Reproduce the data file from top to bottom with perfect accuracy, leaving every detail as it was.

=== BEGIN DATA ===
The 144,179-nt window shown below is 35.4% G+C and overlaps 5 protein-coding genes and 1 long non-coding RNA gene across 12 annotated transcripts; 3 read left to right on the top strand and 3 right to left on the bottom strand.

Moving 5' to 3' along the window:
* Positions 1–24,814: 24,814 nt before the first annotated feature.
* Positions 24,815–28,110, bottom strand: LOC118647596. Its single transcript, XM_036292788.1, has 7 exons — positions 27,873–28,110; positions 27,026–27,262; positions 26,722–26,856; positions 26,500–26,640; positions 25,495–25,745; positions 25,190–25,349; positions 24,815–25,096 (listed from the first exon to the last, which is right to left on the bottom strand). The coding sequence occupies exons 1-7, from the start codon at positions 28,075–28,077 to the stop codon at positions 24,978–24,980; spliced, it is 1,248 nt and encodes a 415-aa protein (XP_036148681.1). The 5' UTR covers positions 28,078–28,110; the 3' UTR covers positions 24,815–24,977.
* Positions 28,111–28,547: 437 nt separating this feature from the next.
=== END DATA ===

The 144,179-nt window shown below is 35.4% G+C and overlaps 5 protein-coding genes and 1 long non-coding RNA gene across 12 annotated transcripts; 3 read left to right on the top strand and 3 right to left on the bottom strand.

Moving 5' to 3' along the window:
* Positions 1–24,814: 24,814 nt before the first annotated feature.
* Positions 24,815–28,110, bottom strand: LOC118647596. Its single transcript, XM_036292788.1, has 7 exons — positions 27,873–28,110; positions 27,026–27,262; positions 26,722–26,856; positions 26,500–26,640; positions 25,495–25,745; positions 25,190–25,349; positions 24,815–25,096 (listed from the first exon to the last, which is right to left on the bottom strand). The coding sequence occupies exons 1-7, from the start codon at positions 28,075–28,077 to the stop codon at positions 24,978–24,980; spliced, it is 1,248 nt and encodes a 415-aa protein (XP_036148681.1). The 5' UTR covers positions 28,078–28,110; the 3' UTR covers positions 24,815–24,977.
* Positions 28,111–28,547: 437 nt separating this feature from the next.